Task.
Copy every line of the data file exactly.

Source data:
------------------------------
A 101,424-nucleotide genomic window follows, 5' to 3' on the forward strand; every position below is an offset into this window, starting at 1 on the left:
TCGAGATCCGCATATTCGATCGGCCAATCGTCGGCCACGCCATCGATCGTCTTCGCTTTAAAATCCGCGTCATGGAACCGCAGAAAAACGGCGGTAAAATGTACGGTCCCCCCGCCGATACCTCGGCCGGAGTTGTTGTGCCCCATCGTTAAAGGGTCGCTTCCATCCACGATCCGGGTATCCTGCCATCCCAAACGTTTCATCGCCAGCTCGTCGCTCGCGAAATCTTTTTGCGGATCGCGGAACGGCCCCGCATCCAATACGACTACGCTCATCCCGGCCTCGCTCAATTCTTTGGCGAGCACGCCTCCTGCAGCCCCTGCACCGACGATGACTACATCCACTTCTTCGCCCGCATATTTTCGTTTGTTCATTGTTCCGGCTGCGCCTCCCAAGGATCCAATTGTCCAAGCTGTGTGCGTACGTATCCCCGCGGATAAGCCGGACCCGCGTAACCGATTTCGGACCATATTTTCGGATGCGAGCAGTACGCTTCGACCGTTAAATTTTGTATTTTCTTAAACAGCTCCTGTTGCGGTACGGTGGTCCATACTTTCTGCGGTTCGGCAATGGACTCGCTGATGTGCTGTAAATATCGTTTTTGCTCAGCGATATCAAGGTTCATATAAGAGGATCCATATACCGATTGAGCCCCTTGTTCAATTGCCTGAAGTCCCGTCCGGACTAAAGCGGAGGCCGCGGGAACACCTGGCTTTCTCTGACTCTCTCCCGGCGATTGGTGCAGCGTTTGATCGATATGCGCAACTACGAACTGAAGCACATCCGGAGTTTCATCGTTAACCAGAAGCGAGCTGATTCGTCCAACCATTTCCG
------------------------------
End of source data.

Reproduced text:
A 101,424-nucleotide genomic window follows, 5' to 3' on the forward strand; every position below is an offset into this window, starting at 1 on the left:
TCGAGATCCGCATATTCGATCGGCCAATCGTCGGCCACGCCATCGATCGTCTTCGCTTTAAAATCCGCGTCATGGAACCGCAGAAAAACGGCGGTAAAATGTACGGTCCCCCCGCCGATACCTCGGCCGGAGTTGTTGTGCCCCATCGTTAAAGGGTCGCTTCCATCCACGATCCGGGTATCCTGCCATCCCAAACGTTTCATCGCCAGCTCGTCGCTCGCGAAATCTTTTTGCGGATCGCGGAACGGCCCCGCATCCAATACGACTACGCTCATCCCGGCCTCGCTCAATTCTTTGGCGAGCACGCCTCCTGCAGCCCCTGCACCGACGATGACTACATCCACTTCTTCGCCCGCATATTTTCGTTTGTTCATTGTTCCGGCTGCGCCTCCCAAGGATCCAATTGTCCAAGCTGTGTGCGTACGTATCCCCGCGGATAAGCCGGACCCGCGTAACCGATTTCGGACCATATTTTCGGATGCGAGCAGTACGCTTCGACCGTTAAATTTTGTATTTTCTTAAACAGCTCCTGTTGCGGTACGGTGGTCCATACTTTCTGCGGTTCGGCAATGGACTCGCTGATGTGCTGTAAATATCGTTTTTGCTCAGCGATATCAAGGTTCATATAAGAGGATCCATATACCGATTGAGCCCCTTGTTCAATTGCCTGAAGTCCCGTCCGGACTAAAGCGGAGGCCGCGGGAACACCTGGCTTTCTCTGACTCTCTCCCGGCGATTGGTGCAGCGTTTGATCGATATGCGCAACTACGAACTGAAGCACATCCGGAGTTTCATCGTTAACCAGAAGCGAGCTGATTCGTCCAACCATTTCCG